TORONTO - An Ontario judge has paused the licensing process for the province's latest round of cannabis retail stores.
Superior Court Justice David Corbett granted a two-week stay, which was requested by a group of 11 people who won the government's licence lottery but were later disqualified.
The 11 applicants are requesting a judicial review of their rejection, as well as the procedures involved in the lottery that has been used to grant all Ontario's cannabis retail licences.
The Alcohol and Gaming Commission of Ontario said last month the group had failed to meet a deadline to file documents required for their applications to proceed. The group disputes that finding.
Corbett's stay takes effect Thursday. Arguments are to be heard on Sept. 25.
During the hearing lawyers for the commission said putting licensing on hold would "impact the integrity of the process" and be unfair to the others seeking to apply.
Lawyer Judie Im said that after the group was disqualified, 11 others were selected from a waiting list and given the chance to apply. She noted a stay would affect those applicants.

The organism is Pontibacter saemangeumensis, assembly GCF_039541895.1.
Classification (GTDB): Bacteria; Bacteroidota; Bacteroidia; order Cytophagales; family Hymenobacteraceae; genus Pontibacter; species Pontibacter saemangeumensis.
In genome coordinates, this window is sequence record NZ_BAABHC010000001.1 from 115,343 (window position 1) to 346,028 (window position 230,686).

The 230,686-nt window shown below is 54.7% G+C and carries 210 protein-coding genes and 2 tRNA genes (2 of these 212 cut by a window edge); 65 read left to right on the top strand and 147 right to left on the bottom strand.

"This whole thing is interconnected," she said.
Robin Linley, who represents some of the newly chosen applicants, said his clients have already taken steps to meet the application criteria and deadlines.
But lawyers for the 11 eliminated applicants argued the decisions of the new applicants should have no bearing on their clients and their challenge.
Also at issue is whether the province's cannabis law would allow the rejected applicants to sue the Crown for damages.
Lawrence Gridin, who represents the group, said the legislation precludes such action, which means his clients have no other recourse. Im, however, said that's not the case.
The judge said that issue affected his findings as to whether the group risks irreparable harm if a stay isn't granted.
The Ontario government has so far held two rounds of the lottery to determine who can apply to open cannabis stores — the first with 25 spots and the second with 42.
Lottery winners have five business days to turn in their application along with a $6,000 non-refundable fee and a $50,000 letter of credit.
The latest lottery means the number of pot shops allowed in Ontario will rise to 75 later this year, though the challenge filed by the 11 may affect the allocation of licences.
Another eight stores will be situated on First Nation reserves and are being approved through a separate process.